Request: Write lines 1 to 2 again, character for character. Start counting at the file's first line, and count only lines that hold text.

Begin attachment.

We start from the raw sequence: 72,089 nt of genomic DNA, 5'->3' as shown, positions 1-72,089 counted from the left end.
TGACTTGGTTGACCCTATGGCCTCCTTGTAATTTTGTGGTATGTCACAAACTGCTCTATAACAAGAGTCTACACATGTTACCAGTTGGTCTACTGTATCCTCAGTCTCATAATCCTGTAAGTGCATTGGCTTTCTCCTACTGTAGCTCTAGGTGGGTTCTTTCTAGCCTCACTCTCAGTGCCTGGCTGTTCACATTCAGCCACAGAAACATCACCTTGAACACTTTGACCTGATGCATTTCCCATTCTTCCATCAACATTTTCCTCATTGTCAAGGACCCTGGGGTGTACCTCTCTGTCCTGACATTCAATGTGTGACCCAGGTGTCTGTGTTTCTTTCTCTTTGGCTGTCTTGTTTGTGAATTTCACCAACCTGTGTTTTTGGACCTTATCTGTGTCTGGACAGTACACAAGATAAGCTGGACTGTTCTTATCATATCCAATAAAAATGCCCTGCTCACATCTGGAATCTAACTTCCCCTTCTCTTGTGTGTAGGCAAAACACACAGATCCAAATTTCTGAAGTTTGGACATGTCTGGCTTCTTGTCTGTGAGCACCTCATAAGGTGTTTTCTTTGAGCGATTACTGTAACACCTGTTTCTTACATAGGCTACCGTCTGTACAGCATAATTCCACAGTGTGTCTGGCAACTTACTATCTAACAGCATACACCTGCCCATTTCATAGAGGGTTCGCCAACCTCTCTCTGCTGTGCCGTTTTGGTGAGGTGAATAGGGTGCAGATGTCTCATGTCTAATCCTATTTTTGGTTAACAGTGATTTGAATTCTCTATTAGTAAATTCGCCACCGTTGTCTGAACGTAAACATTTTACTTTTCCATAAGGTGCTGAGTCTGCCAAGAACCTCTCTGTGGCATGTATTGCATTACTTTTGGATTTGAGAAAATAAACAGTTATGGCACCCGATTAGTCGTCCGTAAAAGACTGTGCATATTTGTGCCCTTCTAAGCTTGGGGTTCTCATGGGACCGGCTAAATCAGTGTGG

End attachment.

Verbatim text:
We start from the raw sequence: 72,089 nt of genomic DNA, 5'->3' as shown, positions 1-72,089 counted from the left end.
TGACTTGGTTGACCCTATGGCCTCCTTGTAATTTTGTGGTATGTCACAAACTGCTCTATAACAAGAGTCTACACATGTTACCAGTTGGTCTACTGTATCCTCAGTCTCATAATCCTGTAAGTGCATTGGCTTTCTCCTACTGTAGCTCTAGGTGGGTTCTTTCTAGCCTCACTCTCAGTGCCTGGCTGTTCACATTCAGCCACAGAAACATCACCTTGAACACTTTGACCTGATGCATTTCCCATTCTTCCATCAACATTTTCCTCATTGTCAAGGACCCTGGGGTGTACCTCTCTGTCCTGACATTCAATGTGTGACCCAGGTGTCTGTGTTTCTTTCTCTTTGGCTGTCTTGTTTGTGAATTTCACCAACCTGTGTTTTTGGACCTTATCTGTGTCTGGACAGTACACAAGATAAGCTGGACTGTTCTTATCATATCCAATAAAAATGCCCTGCTCACATCTGGAATCTAACTTCCCCTTCTCTTGTGTGTAGGCAAAACACACAGATCCAAATTTCTGAAGTTTGGACATGTCTGGCTTCTTGTCTGTGAGCACCTCATAAGGTGTTTTCTTTGAGCGATTACTGTAACACCTGTTTCTTACATAGGCTACCGTCTGTACAGCATAATTCCACAGTGTGTCTGGCAACTTACTATCTAACAGCATACACCTGCCCATTTCATAGAGGGTTCGCCAACCTCTCTCTGCTGTGCCGTTTTGGTGAGGTGAATAGGGTGCAGATGTCTCATGTCTAATCCTATTTTTGGTTAACAGTGATTTGAATTCTCTATTAGTAAATTCGCCACCGTTGTCTGAACGTAAACATTTTACTTTTCCATAAGGTGCTGAGTCTGCCAAGAACCTCTCTGTGGCATGTATTGCATTACTTTTGGATTTGAGAAAATAAACAGTTATGGCACCCGATTAGTCGTCCGTAAAAGACTGTGCATATTTGTGCCCTTCTAAGCTTGGGGTTCTCATGGGACCGGCTAAATCAGTGTGG